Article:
The crucial role of alternative dispute resolution in the context of commercial litigation in South Africa considering contemporary circumstances facing the judiciary

by Vikash Sampathmany (Senior Litigation Associate)


Commercial litigation serves as an essential cornerstone of South African jurisprudence in essence it provides a platform for resolution of conflicts in a mercantile world, playing a vital role in upholding legal obligations and fostering trust in business dealings, in pursuit of commercial certainty amongst the contacting public.


The primary purpose of commercial litigation is for parties to pursue legal remedies such as damages, specific performance, or contract termination. The aforegoing is the practical impact, while more philosophically, the Court systems seeks to uphold sanctity of contract and the key principles and values that underpin commercial dealings (which commercial certainty is required in order for commerce to function correctly).


Despite the foregoing parties engaged in commercial disputes cannot do so with rose tinted glasses as litigation is not with associated challenges inherent in the process (more so, wherein an opposing party acts with an intention of delating proceedings, otherwise known as mala fides).


The process involves strict timelines and can incur substantial costs, especially when engaging private attorneys. Therefore, it’s paramount for parties to evaluate the potential benefits against the financial and time implications before electing to pursue litigation.  Considering the complexities and the associated expenses involved, it is prudent to explore alternative dispute resolution (ADR) methods. One such ADR option, court-mandated mediation, stands out as an effective approach to potentially resolving disputes expeditiously.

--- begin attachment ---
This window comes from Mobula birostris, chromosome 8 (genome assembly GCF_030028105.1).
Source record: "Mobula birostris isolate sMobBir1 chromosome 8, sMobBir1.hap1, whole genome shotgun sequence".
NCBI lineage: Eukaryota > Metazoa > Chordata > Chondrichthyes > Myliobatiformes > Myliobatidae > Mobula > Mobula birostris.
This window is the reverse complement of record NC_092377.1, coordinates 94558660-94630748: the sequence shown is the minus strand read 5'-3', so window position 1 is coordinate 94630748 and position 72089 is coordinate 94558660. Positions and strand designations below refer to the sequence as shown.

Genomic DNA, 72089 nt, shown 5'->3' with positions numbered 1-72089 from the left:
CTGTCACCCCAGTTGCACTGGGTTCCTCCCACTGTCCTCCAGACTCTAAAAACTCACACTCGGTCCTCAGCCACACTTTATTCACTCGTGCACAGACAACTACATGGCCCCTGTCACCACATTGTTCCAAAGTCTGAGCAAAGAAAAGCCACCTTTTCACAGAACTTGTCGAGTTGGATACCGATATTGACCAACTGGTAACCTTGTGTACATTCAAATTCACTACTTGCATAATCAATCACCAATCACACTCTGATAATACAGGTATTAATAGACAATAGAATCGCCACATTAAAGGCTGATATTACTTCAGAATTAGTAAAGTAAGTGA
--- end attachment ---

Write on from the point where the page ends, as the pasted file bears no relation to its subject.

Court-mandated mediation facilitates a structured negotiation process overseen by a neutral mediator appointed by the parties, offering parties the opportunity to reach mutually acceptable resolutions without the delays and expenses associated with prolonged litigation.


Moreover, opting for mediation may spare parties from the procedural complexities of the South African legal system, which often lead to frustrations and lengthy delays in court proceedings. By embracing mediation, parties may avoid the uncertainty and prolonged waiting periods commonly associated with traditional litigation, notionally promoting a streamlined and cost-effective resolution process.


While the instinct to pursue a legal battle out of principle or emotion may be strong, it’s important to weigh the potential costs and benefits carefully. Litigation should not be undertaken lightly, as it has the ability drain financial resources and prolong the resolution of disputes.


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